Sunday, October 2

They accuse lack of privacy in pregnancy and period apps | Digital Trends Spanish

In a post roe worldNow that abortion is illegal and restricted in most states, Americans have become concerned about the privacy protections provided by your favorite period and pregnancy apps. It seems that the concern is justified, since a mozilla report has found that the most popular cycle tracker apps do not protect their users’ privacy at all.

Researchers from the Mozilla Foundation, a nonprofit organization best known for the Firefox browser now working to promote an open Internet, looked at 25 reproductive health apps and wearable devices that could collect sensitive data and share it with third parties, and that includes authorities who can use it to prosecute people who cross state lines to seek abortions. The report found that most of those apps, 18 of them, were unclear about what data they would share with law enforcement and when.

Apps that raised those red flags include Clue, Flo, Glow, and Maya Period, Fertility, Ovulation, & Pregnancy. To give you some context on its popularity, Clue was downloaded over 10 million times from the Google Play Store, while Flo was downloaded 50 million times; Glow has been downloaded over 1 million times; and Maya was downloaded 5 million times.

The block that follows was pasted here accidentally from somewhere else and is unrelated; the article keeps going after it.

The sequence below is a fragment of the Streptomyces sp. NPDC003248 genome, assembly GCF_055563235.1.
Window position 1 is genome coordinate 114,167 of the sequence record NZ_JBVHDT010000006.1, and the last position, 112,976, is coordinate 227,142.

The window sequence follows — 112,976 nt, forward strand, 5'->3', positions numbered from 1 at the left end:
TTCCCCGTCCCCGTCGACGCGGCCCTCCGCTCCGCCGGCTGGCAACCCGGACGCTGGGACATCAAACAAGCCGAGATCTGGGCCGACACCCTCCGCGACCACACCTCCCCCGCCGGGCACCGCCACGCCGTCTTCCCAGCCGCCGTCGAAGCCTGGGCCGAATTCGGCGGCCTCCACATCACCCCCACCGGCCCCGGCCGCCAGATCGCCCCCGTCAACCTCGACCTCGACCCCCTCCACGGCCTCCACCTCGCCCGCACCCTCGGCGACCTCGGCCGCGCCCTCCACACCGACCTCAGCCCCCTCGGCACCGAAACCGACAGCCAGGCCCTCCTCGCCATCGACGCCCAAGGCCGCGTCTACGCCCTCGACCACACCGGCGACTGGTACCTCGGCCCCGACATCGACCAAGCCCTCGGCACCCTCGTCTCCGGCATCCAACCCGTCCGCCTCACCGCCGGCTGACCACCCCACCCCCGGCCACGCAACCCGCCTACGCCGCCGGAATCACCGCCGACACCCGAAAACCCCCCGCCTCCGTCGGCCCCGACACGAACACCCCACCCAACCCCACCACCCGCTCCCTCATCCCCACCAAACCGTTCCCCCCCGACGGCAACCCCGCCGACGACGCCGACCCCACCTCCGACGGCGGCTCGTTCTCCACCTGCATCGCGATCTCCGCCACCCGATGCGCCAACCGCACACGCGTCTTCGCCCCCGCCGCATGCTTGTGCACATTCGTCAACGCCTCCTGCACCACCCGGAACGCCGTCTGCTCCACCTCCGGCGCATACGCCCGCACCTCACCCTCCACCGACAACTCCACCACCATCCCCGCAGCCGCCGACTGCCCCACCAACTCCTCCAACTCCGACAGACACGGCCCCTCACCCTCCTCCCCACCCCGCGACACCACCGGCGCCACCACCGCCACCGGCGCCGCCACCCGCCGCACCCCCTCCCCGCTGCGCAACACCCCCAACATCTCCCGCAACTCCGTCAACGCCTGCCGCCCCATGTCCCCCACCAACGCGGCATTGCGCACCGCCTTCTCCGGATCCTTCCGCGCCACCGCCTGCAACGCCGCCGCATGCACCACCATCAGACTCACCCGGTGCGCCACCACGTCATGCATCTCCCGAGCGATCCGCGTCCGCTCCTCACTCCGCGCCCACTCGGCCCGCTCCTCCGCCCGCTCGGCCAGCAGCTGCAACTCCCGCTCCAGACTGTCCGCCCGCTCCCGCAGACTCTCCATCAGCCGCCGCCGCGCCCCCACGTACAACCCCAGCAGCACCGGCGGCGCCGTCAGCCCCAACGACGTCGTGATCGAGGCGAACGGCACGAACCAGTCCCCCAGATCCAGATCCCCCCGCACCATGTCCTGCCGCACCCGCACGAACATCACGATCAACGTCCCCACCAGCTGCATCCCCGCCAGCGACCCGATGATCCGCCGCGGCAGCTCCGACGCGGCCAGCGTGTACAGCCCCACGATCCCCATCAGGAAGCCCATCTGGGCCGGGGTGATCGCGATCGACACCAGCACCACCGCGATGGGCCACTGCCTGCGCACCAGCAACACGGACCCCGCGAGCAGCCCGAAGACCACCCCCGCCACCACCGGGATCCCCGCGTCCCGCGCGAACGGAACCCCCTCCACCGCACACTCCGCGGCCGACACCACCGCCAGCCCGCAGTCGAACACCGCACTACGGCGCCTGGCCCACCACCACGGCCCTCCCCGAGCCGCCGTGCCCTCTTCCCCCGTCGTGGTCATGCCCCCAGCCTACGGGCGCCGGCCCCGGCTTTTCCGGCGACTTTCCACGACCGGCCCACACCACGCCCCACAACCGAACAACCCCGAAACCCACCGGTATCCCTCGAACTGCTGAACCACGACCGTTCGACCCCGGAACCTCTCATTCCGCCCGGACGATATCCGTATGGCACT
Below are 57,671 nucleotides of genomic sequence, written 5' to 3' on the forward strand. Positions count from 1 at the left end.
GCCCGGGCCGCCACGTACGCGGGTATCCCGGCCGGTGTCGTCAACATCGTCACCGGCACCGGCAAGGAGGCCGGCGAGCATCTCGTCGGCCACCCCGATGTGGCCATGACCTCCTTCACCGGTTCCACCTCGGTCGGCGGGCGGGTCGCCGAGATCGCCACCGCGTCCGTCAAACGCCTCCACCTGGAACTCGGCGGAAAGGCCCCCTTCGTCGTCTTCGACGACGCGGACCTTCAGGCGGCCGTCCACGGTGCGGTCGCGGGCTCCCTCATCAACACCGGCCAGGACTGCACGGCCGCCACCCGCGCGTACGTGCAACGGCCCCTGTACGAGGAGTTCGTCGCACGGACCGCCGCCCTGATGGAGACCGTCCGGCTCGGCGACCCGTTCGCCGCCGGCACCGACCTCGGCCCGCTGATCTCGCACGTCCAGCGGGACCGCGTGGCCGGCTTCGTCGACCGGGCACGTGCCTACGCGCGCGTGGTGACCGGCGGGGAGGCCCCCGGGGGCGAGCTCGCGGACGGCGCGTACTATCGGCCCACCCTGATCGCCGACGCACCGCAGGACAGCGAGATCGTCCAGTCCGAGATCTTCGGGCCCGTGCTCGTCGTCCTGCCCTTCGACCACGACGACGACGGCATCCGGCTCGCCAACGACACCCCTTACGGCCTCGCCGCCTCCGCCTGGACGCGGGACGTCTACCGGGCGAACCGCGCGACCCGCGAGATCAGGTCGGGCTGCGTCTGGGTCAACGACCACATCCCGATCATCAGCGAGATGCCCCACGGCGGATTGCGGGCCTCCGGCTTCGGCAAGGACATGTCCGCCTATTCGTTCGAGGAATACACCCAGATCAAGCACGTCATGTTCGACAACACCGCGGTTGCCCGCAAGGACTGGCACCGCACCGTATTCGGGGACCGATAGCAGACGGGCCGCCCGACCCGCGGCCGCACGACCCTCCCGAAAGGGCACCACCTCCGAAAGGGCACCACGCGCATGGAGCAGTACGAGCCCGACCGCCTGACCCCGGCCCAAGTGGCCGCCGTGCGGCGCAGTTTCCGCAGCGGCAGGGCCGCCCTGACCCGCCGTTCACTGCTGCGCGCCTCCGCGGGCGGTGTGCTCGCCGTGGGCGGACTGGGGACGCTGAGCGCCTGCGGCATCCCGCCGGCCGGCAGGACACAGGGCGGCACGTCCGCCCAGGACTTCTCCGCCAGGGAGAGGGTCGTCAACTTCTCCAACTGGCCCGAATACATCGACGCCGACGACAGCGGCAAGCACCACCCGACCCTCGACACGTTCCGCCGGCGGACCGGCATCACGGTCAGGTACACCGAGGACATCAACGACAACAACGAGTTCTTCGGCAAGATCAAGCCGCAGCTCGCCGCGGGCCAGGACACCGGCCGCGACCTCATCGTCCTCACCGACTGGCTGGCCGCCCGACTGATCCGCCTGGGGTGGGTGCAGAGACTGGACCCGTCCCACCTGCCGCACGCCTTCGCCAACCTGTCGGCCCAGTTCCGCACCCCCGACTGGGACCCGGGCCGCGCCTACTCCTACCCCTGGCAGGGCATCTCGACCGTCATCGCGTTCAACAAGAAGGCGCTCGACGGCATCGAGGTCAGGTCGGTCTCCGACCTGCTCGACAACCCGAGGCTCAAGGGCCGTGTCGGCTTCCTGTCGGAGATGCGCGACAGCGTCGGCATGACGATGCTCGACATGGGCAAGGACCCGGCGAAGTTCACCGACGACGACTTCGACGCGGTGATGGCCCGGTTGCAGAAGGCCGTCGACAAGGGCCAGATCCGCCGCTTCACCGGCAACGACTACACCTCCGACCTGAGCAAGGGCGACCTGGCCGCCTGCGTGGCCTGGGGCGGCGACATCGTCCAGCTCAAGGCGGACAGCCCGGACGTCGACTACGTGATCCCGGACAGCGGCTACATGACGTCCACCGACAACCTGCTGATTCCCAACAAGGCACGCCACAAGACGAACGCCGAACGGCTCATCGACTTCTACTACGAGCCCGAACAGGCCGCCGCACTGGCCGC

“Best practices for privacy by design and by default have been around for a while, but most major reproductive health apps chose to ignore them,” researcher Misha Rykov said in a statement. “This is scary when even baseline security is shaky on apps used by millions of women after Roe vs. Wade.”

clue received a warning label and it sounds shocking because as a German company you adhere to the law of the European General Data Protection Regulation, therefore, is not subject to United States law. Despite assuring its users that it doesn’t sell their data, Mozilla found that Clue’s privacy policy stops short of using a user’s unique identifier and dates of birth to track users for advertising and personalization purposes.

Two of the period tracker apps that passed the privacy test are Euki Y Natural Cycles. The coolest part about Euki is that if you don’t want anyone to see your data on demand, you type “0000” and it will show a fake screen. As for wearables, Mozilla found five of them safe to wear, including the Apple Watch, Oura Ring, Whoop Strap, and models from Fitbit and Garmin. Apple has an excellent track record of denying data requests from law enforcement.

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